Circle symbol

Focus on use case site: Helmond

Posted: 06.12.2018
6 December 2018

The City of Helmond is a small city (90,000 inhabitants) in the South‐East of the Netherlands, a region also known as the Brainport Eindhoven region. This region consists of leading high‐tech industries, including many companies that are active in the automotive/mobility sector and many innovative SMEs.

Together with the city of Eindhoven, Helmond will host the 2019 European ITS Congress.With the theme: “Fulfilling ITS Promises”, connected & automated driving will be one of the main topics of the 2019 Congress.

Helmond in CoEXist

In the framework of CoEXist, Helmond hosts two use cases, which are strongly related to the innovative and Living Lab character of the city and which correspond to the specific mobility challenges of a cycling city like Helmond.

Signalised intersection including pedestrians and cyclists

In Helmond Verbonden – The Mobility Vision 2016-2025 (2016), Helmond points out that the city wants to provide a sustainable and safe traffic system in which the city promotes:

  1. The bicycle; the bicycle action plan aims at maximizing its use;
  2. Smart Mobility; leader in innovating in mobility.

These ambitions come together at an intersection. On the one hand, the city wants to unwind as much as possible (car) traffic on the main arterial using Smart Mobility (i.e. network control, C-ITS). The city also wants to improve the cross-over of the bicycle so that the bicycle remains an attractive means of transport or even more for the smaller distances. Helmond is a cycling city par excellence and wants to further develop that characteristic in the future. As the hometown of the Automotive Campus, Helmond is fully committed to maintaining its pioneering role in the field of Smart Mobility. Smart Mobility solutions may change the face of mobility considerably and Helmond likes to take the lead in this.

The main hypothesis is that with the introduction of CAVs, the performance of a signalized intersection will improve. Through a more efficient traffic flow, at least the same number of cars could be processed in a given time period (i.e. throughput), so that green time may be reallocated to cyclists and pedestrians. However, there is a risk that, at least for lower levels of automation and communication, the performance of the intersection is reduced due to the fact that CAVs may keep larger headways than human drivers for safety reasons.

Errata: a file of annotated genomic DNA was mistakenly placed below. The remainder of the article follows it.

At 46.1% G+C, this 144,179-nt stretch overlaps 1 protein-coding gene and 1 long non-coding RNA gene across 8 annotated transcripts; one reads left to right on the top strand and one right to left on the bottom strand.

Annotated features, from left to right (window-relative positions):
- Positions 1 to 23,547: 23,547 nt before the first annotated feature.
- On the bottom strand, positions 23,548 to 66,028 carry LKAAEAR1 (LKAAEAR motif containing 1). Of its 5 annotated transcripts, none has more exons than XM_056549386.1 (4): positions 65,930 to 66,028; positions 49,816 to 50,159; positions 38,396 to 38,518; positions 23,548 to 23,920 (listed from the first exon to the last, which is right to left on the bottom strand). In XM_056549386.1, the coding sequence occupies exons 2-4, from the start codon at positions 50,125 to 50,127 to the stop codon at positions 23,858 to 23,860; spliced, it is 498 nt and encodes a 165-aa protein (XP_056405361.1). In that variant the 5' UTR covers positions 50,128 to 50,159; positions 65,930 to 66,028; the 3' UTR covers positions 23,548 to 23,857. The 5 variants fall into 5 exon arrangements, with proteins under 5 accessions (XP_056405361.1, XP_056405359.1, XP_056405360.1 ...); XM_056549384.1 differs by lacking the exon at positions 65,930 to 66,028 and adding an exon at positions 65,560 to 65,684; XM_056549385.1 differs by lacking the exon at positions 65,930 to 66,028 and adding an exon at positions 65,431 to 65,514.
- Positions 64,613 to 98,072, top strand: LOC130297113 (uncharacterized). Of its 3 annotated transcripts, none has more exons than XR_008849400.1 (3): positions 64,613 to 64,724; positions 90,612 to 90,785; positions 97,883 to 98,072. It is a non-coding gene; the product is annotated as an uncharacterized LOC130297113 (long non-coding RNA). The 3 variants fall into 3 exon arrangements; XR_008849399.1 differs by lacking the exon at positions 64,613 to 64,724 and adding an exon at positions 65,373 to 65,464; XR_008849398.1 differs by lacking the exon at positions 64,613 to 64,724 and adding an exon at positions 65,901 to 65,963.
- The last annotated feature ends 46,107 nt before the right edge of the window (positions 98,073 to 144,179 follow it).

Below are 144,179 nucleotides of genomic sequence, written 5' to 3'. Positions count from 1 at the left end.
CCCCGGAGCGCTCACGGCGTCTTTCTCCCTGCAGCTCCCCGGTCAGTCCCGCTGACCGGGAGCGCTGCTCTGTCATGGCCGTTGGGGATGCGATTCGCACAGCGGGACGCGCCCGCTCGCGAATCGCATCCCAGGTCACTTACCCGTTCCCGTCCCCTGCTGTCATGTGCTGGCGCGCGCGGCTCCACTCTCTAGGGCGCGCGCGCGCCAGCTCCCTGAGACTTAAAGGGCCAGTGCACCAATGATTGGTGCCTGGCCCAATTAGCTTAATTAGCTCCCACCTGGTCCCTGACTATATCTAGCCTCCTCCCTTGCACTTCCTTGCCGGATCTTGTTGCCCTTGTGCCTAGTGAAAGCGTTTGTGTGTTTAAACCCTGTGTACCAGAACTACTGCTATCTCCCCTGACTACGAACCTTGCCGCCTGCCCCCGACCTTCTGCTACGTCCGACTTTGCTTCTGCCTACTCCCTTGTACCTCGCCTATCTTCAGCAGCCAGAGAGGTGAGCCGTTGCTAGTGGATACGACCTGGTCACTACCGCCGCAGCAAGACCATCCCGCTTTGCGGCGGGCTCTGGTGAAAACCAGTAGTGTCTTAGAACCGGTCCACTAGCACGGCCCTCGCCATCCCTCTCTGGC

The main questions that Helmond tries to answer with this use case in CoEXist are:

  • Can introducing CAVs lead to a more efficient traffic flow?
  • Is the performance of the intersection getting better because of a more efficient flow?
  • Is the impact dependent on the penetration rate of CAVs?
  • Is the impact dependent on the type of CAVs?
  • Is automation enough to produce benefits, or is there also a need of communication with the infrastructure (V2I)

Transition from interurban highway to arterial

The second use case is located in the transition zone between the interurban highway A270 and the urban road network. Each type of road has very different speed limits and traffic situations.

Speeding at crossings and at high speeds is a great risk for traffic safety. Severe accidents have fortunately not occurred yet. Additionally, with the introduction of connected and automated vehicles and with Intelligent Speed Adaptation (ISA) applications, speeding and the risk of severe accidents may be further reduced. CAVs (with ISA-applications) may also provide a more homogeneous speed which could provide a reliable travel time and less delays for the total traffic. However, the effect could also be the opposite. A fraction of the population following the speed limit may cause highly heterogenous traffic, leading to increased risk of accidents and less reliable travel times.

Because of high volumes of commuters leaving and reaching Helmond, the peak hours are busy. The evening peak will be the focus of this use case due to the large traffic volumes in Helmond in the afternoon.

The main questions that Helmond tries to answer with this use case in CoEXist are:

  • Will there be less speeding due to the presence of CAVs?
  • Will the speed become more homogenous due to the presence of CAVs, and will it lead to a more efficient flow?
  • Will the performance of the traffic improve?
  • Will the travel time become more reliable with the presence of CAVs?
  • To what extend are the effects on traffic situation, safety and speed dependent on the penetration rate of CAVs?